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THE SUN AND NEW YORK HERALD, THURSDAY, APRIL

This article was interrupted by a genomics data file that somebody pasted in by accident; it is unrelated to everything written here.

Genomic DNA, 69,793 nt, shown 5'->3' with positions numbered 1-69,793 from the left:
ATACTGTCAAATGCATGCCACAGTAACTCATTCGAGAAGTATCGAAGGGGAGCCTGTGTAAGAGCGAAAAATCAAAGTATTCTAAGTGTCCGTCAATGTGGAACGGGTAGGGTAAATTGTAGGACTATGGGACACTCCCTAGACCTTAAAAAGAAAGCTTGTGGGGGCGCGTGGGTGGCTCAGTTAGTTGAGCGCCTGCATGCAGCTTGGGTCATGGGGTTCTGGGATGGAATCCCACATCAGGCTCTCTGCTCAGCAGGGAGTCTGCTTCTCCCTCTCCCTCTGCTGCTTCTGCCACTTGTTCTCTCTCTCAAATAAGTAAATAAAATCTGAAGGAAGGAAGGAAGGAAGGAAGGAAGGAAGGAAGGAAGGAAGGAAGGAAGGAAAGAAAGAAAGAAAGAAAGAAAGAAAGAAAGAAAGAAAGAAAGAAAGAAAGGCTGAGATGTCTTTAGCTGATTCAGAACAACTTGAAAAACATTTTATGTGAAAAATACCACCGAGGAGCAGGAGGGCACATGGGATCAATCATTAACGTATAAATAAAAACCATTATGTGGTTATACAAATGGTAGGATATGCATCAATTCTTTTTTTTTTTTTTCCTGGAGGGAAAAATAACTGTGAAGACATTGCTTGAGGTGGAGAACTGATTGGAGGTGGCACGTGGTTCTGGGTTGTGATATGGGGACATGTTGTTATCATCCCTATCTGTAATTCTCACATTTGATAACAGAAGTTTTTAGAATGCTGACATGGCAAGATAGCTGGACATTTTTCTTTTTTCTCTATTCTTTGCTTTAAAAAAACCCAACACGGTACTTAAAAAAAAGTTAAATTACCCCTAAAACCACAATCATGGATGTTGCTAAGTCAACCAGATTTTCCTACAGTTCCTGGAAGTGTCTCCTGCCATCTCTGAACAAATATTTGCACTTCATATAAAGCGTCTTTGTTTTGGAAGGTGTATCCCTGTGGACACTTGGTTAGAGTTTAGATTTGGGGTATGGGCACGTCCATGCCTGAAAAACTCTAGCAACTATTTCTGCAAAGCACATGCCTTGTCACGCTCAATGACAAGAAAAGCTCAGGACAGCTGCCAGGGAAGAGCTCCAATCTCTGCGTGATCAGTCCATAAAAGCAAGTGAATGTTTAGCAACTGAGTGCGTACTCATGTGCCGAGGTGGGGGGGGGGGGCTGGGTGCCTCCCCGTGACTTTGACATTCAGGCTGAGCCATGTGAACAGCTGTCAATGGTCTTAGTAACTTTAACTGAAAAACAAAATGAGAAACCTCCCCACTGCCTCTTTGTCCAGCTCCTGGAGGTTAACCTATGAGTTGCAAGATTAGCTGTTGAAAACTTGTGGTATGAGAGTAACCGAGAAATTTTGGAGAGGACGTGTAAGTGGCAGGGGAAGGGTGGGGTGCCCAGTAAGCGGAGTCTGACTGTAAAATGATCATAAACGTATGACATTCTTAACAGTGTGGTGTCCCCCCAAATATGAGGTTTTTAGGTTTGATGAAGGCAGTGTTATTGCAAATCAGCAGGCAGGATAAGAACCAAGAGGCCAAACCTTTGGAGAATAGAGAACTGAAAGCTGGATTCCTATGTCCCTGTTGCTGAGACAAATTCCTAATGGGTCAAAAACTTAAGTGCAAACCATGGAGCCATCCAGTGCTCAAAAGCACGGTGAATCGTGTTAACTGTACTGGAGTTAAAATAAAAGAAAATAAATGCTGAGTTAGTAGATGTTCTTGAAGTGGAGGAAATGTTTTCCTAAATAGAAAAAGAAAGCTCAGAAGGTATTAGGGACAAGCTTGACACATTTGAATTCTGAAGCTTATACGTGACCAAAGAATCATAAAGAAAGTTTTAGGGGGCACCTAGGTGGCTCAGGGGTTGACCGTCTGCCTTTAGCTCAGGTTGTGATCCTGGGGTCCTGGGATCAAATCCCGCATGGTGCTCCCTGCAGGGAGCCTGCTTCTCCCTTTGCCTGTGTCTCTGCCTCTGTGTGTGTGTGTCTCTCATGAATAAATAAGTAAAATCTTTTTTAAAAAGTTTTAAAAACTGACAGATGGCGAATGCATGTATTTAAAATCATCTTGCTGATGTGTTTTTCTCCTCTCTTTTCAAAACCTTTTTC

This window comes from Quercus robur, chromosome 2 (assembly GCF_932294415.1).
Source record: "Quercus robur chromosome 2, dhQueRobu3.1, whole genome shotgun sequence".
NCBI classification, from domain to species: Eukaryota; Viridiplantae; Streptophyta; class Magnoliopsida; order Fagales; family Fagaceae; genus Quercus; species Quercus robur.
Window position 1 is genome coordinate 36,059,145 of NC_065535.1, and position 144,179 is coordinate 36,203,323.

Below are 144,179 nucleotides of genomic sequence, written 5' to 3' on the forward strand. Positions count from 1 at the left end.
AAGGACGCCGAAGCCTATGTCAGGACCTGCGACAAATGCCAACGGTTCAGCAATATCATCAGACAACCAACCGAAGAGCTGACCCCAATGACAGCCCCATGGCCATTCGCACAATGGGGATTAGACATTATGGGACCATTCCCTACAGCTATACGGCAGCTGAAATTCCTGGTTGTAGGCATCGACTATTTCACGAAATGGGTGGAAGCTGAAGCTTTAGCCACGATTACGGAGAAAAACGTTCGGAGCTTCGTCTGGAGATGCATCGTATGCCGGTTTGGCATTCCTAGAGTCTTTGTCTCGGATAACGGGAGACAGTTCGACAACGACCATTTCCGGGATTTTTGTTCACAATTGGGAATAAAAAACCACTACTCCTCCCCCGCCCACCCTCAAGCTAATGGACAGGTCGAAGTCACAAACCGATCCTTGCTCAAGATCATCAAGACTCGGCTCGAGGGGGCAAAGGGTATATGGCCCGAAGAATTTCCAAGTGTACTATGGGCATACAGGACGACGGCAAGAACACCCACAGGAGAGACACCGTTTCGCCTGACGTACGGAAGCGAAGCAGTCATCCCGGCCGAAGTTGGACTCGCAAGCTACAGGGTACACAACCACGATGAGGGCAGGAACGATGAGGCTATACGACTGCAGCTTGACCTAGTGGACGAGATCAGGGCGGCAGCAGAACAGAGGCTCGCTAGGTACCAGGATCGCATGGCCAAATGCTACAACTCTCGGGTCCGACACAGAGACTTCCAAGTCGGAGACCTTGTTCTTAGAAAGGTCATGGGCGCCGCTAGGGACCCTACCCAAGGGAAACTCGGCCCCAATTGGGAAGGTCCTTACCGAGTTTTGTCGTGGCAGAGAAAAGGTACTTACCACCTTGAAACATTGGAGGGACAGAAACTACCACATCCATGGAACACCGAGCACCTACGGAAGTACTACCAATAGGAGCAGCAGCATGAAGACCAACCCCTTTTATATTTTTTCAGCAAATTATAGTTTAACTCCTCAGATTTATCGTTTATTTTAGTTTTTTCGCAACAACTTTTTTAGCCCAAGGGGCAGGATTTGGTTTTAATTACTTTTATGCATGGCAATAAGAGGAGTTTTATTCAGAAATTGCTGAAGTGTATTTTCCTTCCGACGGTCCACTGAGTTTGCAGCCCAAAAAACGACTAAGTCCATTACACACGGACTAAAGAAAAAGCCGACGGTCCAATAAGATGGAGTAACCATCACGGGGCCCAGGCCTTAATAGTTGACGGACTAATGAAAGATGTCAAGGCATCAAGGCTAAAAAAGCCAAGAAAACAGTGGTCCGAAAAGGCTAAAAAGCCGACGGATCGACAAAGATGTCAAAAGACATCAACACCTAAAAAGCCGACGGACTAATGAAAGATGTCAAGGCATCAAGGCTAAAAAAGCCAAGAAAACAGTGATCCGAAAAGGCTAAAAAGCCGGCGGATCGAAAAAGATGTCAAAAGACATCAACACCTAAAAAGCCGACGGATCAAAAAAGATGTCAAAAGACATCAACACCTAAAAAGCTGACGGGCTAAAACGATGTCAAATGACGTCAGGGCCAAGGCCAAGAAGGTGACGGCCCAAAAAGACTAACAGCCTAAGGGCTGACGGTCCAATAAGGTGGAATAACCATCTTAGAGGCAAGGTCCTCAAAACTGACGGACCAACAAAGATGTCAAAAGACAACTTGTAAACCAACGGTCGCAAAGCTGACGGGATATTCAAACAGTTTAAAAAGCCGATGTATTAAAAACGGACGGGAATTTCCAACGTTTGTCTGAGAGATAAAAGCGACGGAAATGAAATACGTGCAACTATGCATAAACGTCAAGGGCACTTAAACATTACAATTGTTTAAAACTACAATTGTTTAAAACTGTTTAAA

S . 8 MINERS' LEADER 3 ' TIES ALTERS PLEA tfownt First Defies Court, Then Admits Guilt anil later Demands Trial. EAST OHIO MINUS OPEN Soft Coal Trices Quoted Navy Show Hip: Increase Action Is Delayed. Siwlol to Tiiu Hun ash Xr.w Ionic Ilmw 1,'ittsui-ii.j, Kan., April 7. Alexander )lottat, president ot the Kansas dis trict miners, brought Into court for contempt to-day, llrft l;ild down tho ffauntlet of ileflnnco to the court, tm.n twiked down, idetidlnc (,'ullty, changed mind again and concluded finally to Uand trial. When llowat was brought Into court Tlth Aiuruct Dort-hy. vice-president, and ThomiiH Harvey. (vrntiiry-Uvamiier r.r the mitierx' union. Juilita Curran et tn hearlriR of the case for l'rld.iy. Howiit. Ihroush his attorney, announced that Mo had no d, tenoo to make and that tlic licarlns mlslit as well proofed. Judge Cunnit then hosan to mal.e his flndlngH In the uho, committing Ilownt to jail, when III attorney an nounced that "ulnre looking over tn chargeH in the case" hi clients had decided to make a defence and asked for a .onlliuiitnco until Friday. The lequcut was granted. llowat and Ms as sociates wen- allowed their freedom on bonds of $500 each. ,,. Jtnwut's coum ha pet all tils frlcruIS wrt,n Iia rtnrtpil his de- llance it va believed ho hnd In mind a general strike. Mut In elmnglnc his mind at the last minute he .Impelled that belief. The general feeling In the .llntrl.-t Is that llowat is playing for position M the miners. The talk hero Is that ho I In (lenperate straltfi with the rank rind tile, of the miners and that he In facing a revolt, which threaten to toss him overboard, and that he H looking for fonio chance to restore himself to lavor. WtiKttUKO, W. Vn . April 7. Day m'lt employed In the majority of the bitumi nous coal mines In the Hint Ohio field returned to work to-day, under an agree ment with "the operators that their grievance would he taken up at a conference to be held here April 19. and without tho sanction ot tho union official. Tho strike has caused serious Inter ruption In tho freight urvlco of tho ter ritory, and will affect traffic moving be tween tho East and Went William a. Loe, president ot the brotherhood of Hallway Trainmen, Is sued a statement to-night In which ho reiterated hla previous declarations that the Chlmco strike was Illegal, and that the union would do all In JU power to end tho trouble and carry out Its con tracts with tho railroads, Kansas Citt. Mo.. April ".All switch ing crews In the Kansus City Southern yards hern and part of tlioso In tho Wabash yards otruck to-night In sym pathy with tho Chicago strike. ARREST 4 IN U.S. IN VILLA MEXICO PLOT Agents in America Charged "With Aiding: Move to Over-, throw Government. WASHINGTON. April 7. Uitumlnous coal prices quoted the Navy department In bids opened tn-d.i i-howed Increases ranging up to .tl.12 a ton over th C.ov ernment maximum price In otTect until April 1. - The bids coven d less than ons lifth of the 2.300,000 ton requested ror delivery during the year ending next March 31. Action on the bids, was do ferred. . , The navy for the la-t year hRB been commandeering its coal under authority of the Lever act. HUGHES TO DEFEND MINERS' OFFICERS 43 Indicted Men Will Plead Not Guilty, Says Lewis. Tho forty-three other rs ot the I'nltcd Mine, Workers of meri i under Indict ment in Indianapolis on charges of con spiracy to ral?e coal l '! will bo de fended In court by Clia.lus E. Hughes, former United States Supreme Court justice, according to a i-Utement made last night by John 1- Lewis. Interna tional president of the miner, after tho meeting of the anthrn-lte wage scale Committee In the Union League Club. ,Mr. Hughes will have complete charge of the defence when the indictments are leturnable In Indianapjlis May 4, and will be assisted by the attorneys for the Mine Workers. It wni not announced whether tho caao would be argued with the cooperation of comm.- I for tho oper ators or would bo handled Independently, although miners and operitnrs face sim ilar Indictments m 'he federal court. The Indicted union officers will plead not guilty, Mr. Lewis said. El Tafo, Texas, April 7. A wide spread revolutionary plot fostered by Villa agents In the United .states to overthrow the government In Mexico Is being Investigated by the tlrand Jury hero. It became known to-day. Three persons aro In jail In this country, while a fourth aws arrested by Mexican Fed eral authorities at Mexican, Lower California, while attempting to smuggle munitions of war to the rt!olutlonlstn. It was stated. The threo arrested In tWs country, It wan said, are accused of violating tho neutrality laws by conspiring to foster u revolution against a t'lovernment iccognlzed by the United States. According to Information obtained here, the plot becamo known after United f tales Army authorities in the Dig Ilend district had arrested Andreas 11. Villa ges, a Mexican boy, and Conception I'crez, a niece of Francisco Villa, when they attempted to cross into Mexico. Military authorities seized from the pair much correspondence fro: Villa agents in this country, addressed to Villa. Federal authorities said the corre spondence revealed a plot of Vllllstas and other revolutionists to cross Into Lower California, seize that titate and the arms and ammunition available there and then attack the States of Sonera nn I Sliiahi, Mexico, while Villa was to open a revolutionary campaign In Chihuahua. Several political leaders in Sonora also were linked with the movement, according to the correspondence. Lamberto C'h.nez, a Colonel in Villa's arm,,, was arr-'sted at Los Angeles. Pal., through Information contained In tho correspondence, and ho is said to have confessed. 16,000 RAIL MEN STRIKE IN CHICAGO Conllntied from First Page. In the event that the union odlclals fall Is not known, but It I? likely that they will Import strike brcakors and try to end the trobulo In any way possible. B. n. Orecr, vice-president of the Chicago, Milwaukee and St, Paul, sent word to tho strikers to-day that unless they returned to work by Thursday their positions would Do filled. It. V. Miller, organizer of the new union the National Engineers Associa tion, said to-day: ",Wo nro organizing to protest against tho dilatory tactics of tho national olllcers of tho brother hoods. Wo aro hot 'outlawR.' Wo nrn tho real organization, We have the mon behind us. Tho brothel hoods luxvn only their charters, "Wo have madn no demands on the companies yet nnd will make none until wo are fully organized. Then they will be presented In the regular way. We nro not promising to back any organ ization In Its strike. What we want Is reformation In tho brotherhoods' poli cies ' MENDEN DEFENDS DEMPSEY. Shoulders Ileponlbllltr In Mnl- lione Street Tunnel Wreck Cnse. William S, Mcnden, general manager of the n. H. T testifying at MlneoU yesterday In behalf of John J. Dompsey, Bhouldered cntlro responsibility and completely exonerated Deinpsoy of re sponsibility in connctlon with the Mai bono street tunnel wreck of Novem ber, tow. Mcnden, who like Dempscy was In dicted for manslaughter, won a dis missal of his caso In the Supremo Court. He testified that ho alnno was responsi ble for Installation of safety dovlcen, though he sometimes consulted Dompsey for advice. TMISt WiHC 30 MHV DUT It CIIO , YIHH 701 Ht UPON W. L. DOUGCA3 WMILC HE WAS i8t535w' . Fw-S AWHILE. HC DUG A HOLE IN THE BOUND OUT THAT HE HAD , 'j AJTMJ- 6 SOU N D - H I S IDEA Ot IWf BLWOWIV mcTlSf! in II I iui U mi ti Mil W l -ZXr THgJr -gtr 1111 AND "THE SHOEiffiHAT H I: E3 $700 saooUii JO Per Cenl. I'njr lionet rr Fucultr Clkvslan'd, April 7. Trustees of Western Heerve University voted to day to Increase the salary of Its faculty 40 per cent., effective with tho beginning of the new term. This Is In addition to an Increase of 25 per cent, granted last June. "THE $j.oo $3.00 M ITS SHAPE" $9' & $10-22 SHOES BOYS' SHOES $4.50 $5.00 $5.50 W. L. Douglas shoes are sold in 107 of our own stores direct from factory to the wearer. All middlemen's profits are eliminated. W. L. Douglas $9.00 and $10.00 shoes are absolutely the best shoe values for the money in this country. V.L. Douglas name and the retail price stamped on the bottom guarantees the best shoes in style, comfort and service that can be produced for the price. Ctamping the price on every pair of shoes as a 3 protection against high prices and unreasonable profits ii only one example of tht constant en deavor of W. L. Douglas to protect his custom ers. W. L. Douglas name on snoes is nis pteuge that they are the best in materials, workmanship and style possible to produce at the price. Into every pair go the results of sixty-seven years experience in making shoes, dating back to the time when W. L. Douglas was a lad of seven, pegging shoes. The quality of W. L. Douglas product is guaran teed by more than 40 years experience in making line snoea. xne smart styles are toe leaders in trie fashion centers of America. They are made in a well-equipped factory at Brockton, Mass., by the highest paid, skilled shoemakers, under the direc tion and supervision of experienced men, all working with an honest determination to make the best shoes for the price that money can buy. The retail prices are the same everywhere. They cost no moro in San Francisco than they do in New York. W. L. Douglas shoes aro for sale by over 0000 shoe dealers besides our own stores. If your local dealer cannot supply you, take no other inako. Order direct from the factory. Send for booklet telling how to order shoes by mail, postage free. CAUTION. Insist upon havinfi V. L. Douglas hoes. Tho name and prlco is plainly stamped on tho sole, if it nas noenciiamiea or mutuateu, BEWARE Or FRAUD. 0 Brockton, President Shoe Co.. Street, Halt. lteHnciI Cune Simnr at .-,.:,(). i San Francisco, April 7. The basic i price for refined cane sugar was set at , $15.30 tho hundred pounda by the Call i tornla Hawaiian Sugar Heflnlng Com-! jinny here to-day, an advance of 11.30 i I since yesterday. I 8" NnssaM Street 847 Uroadway, near 14th. 1 YJ Broadway, cor..ilth St. 1405 Broadway (Times Sq.) 984 Third Avenue. 1452 Third Avenue. U'J02 Third A v., cor. 120th St. 2779 Third Avbtt.l4Sth4147thS!s, L Douglas Stores in Greater New York: 347 250 TOG 1307 478 5!) 441) Store marktd with a Klslith Avenue. West 12,"tli Street. BROOKLYN. Broadway, near Thornton St. Broadway.cor. Gates Avenue. Klfth Avenue, cor. 1 1th Street. Manhattan Avenue. Fulton Street. carry complete line of W. L .iK.nSKV CITY 18 Newark Avenue. HOBOKEN-120 Washington Street. UNION HILL 270 Bergenllue Ave. NEWAKK-831 Broad Street. PATKKSON-10'JMarketSt..cor.ClarU TRENTON 20 East State Strcot. Douglat Shoes for Women BUFFALO SWITCHMEN STRIKE IN SYMPATHY They Give No Notice to Rail road Officials. Spicicl to Tur Sis and Nlw Yoke IIebalp. UVfTALO, April 7. Several hundred switchmen employed on tho various lines In the Buffalo territory went on strike to-day In sympathy with the Btrlklnu switchmen at Chicago. They gavo no notice of any sort to railroad officials, who deserlbe the action of the men as "arbitral y and unwarranted," Announcing To WHOLESALERS MANUFACTURERS EXPORTERS JOBBERS RETAILERS O i ii ih ii in ii irano BY THE Tl fPb rt F TI SI UNITED STATES GLOVES Tan, Gray, Kid, Buckskin 6'ndo For Men and Women Tho World's Greatest leather Stores 401 Firth Avenue, New ork 25,1 Broadway lloston 1 1 j Trcmont Street London 89 Itegcnt Street READ ; JOHN FOX'S LAST NOVEL ERSKINE DALE PIONEER r in SCRIBNER'S FOR APRIL Special authority has been granted by the NAVY DEPARTMENT to sell MIL LIONS OF DOLLARS' WORTH OF NAVY SURPLUS SUPPLIES UNTIL APRIL 20 ONLY at the following BIG DISCOUNTS: On Orders Of $10,000 or more, 5 - $25,000 or more, 10 $50,000 or more, 15 - $100,000 or more, 20 ITEMS IN THIS SALE INCLUDE : Hardware, Hand Tools, Electrical Supplies, Cooking Utensils, Dishes, Mess Gear, Bedding, Housefurnishings, Lighting Fixtures, Boat Equipment, Fire Extinguishers, Refrigerators, Electric Heaters, Ovens, Galvanized Buckets, Brass and Copper Tubing and Pipe, Sheet Copper and Tin, Valves, Lead Cable, Chemicals, Canvas, Bolts, Lamps. Pooling of Orders No restrictions whatever on clubbing. In case you are a small buyer you can still take advantage of the bigger discounts allowed on large orders by purchasing jointly with others. Get together a number of purchasers and club your orders. All the supplies listed are NEW, in perfect condition and' in spected and accepted by U. S. Government inspectors and DELIVERIES ARE IMMEDIATE MERRICK Worldlings "Conrad" was a study cf youth "Cynthia," a story of loyalty. In "The Worldlings" Leonard Merrick uses the two supreme themes a man's honor and a woman's love. Price $1.75 For Prices, Terms and Complete Information call, write or telephone (Sunset 8100, Extension 755). LIEUT. COMDR. EUGENE II. TRICOU, S. C., U. S. N. U. S. NAVY STORE (Wholesale Dept.) 29TH ST. AND 3RD AVE. BROOKLYN, N. Y. BEAR IN MIND- That these DiS COUNTS arc in effect only until APRIL 20. Get in Touch Today ! Sty? 3Sm furk mmn NEXT SUNDAY Publication of The New York Times Review of Books, in half-page form as an individual section of the Sunday edition, will be resumed next Sun day, April 1 1 . Important work of fiction, history, biography, books of travel, books for the young are treated each week in the Review of Books from the viewpoint of news. Champ Clark's Reminiscences In the New York Times Review of Books next Sunday will be pub lished a review of Champ Clark's book "Reminiscences of the Last Twenty-five Years of American Politics," by Dr. Maurice Francis Egan. Another Arthurian Poem "Launcelot," another Arthurian poem, by Edwin A. Robinson, is reviewed by Marguerite Wilkinson, from advanced sheets. This poem won the prize of $500 offered by Samuel Roth, through his maga zine, The Lyric. NEXT SUNDAY The Rotogravure-Picture Section will tell, in wonderfully repro duced photographs, the stories of recent happenings throughout the world. German Revolution First photographs from the revolu tionary district of Ruhr, Germany, showing civilians fleeing before the red menace, with Allied troops patrolling the streets. Burroughs, the Octogenarian Series of interesting pictures of John Burroughs, the well-known nat uralist, celebrating his eighty-third birthday at Ellenville, N. Y. Kapp's Downfall A page of scenes of the temporary reign and sudden downfall of the counter-revolutionary troops of Dr. Kapp and General Baron von Lu ettwitz. "Beautiful Boozy Bimini" Bimini, 50 miles from Miami, Florida, where prohibition is unknown, and to which thirsty Americans may ferry by seaplane. Roosevelt's Bedroom Restored bedroom of rosewood and satinwood . furniture in the New York City home of the Colonel, where he was born and spent his boyhood. Dreadnoughts' Target Practice Target practice of turret and anti aircraft guns by United States dreadnoughts of f Guantanamo Bay, Cuba. Superdreadnou'ght Tennessee Newest, largest and most powerful American battleship, lying in the Brooklyn Navy Yard, practically ready to go into commission. College Regatta Finish of Yale-Pennsylvania Boat Races over the American Henley course on the Schuylkill River, viewed from the banks by tens of thousands. New German Monoplane Wreck of the new German monoplane, built entirely of duralumin, recently sent to this country a total loss on first flight here. Caproni Hydro-Triplane Recently completed and put into commission for service over the Olona River and adjacent waters near Milan. Fitted with three Liberty motors, with a wing spread of 90 feet. Sfjje Jfeto ssxk $tme$ NEXT SUNDAY Baseball The Nation's Hobby An entertaining story of fandom as the season of 1920 is about to open. Climbing an Unconquered Peak An article by a famous mountain climber, telling of his thrilling ad ventures on the slopes of Mount Moran, hitherto regarded as an un climbable peak of the Rockies de scribed graphically by the man who first made the ascent. i Watchful Waiting in New York Clubs. According to one clubman, prohibi tion is hurting New York clubs more in a financial way than in at tendance. Members still visit their old haunts but their attitude is one of hopeful waiting. Tea is making insidious advances but soft drinks are neglected. Nfui f ark tm?a NEXT SUNDAY Order from your newsdealer in advance THE ANNALIST Published every Monday by The New York Times Company, gives a survey of the conditions that affect the economic and financial status or the country. By charts and tnbles it shows influences that control business activities. 10c on news stands, $5 a year by mail. E. P.DUTTON&CO.,681Fillh Are.,N.Y.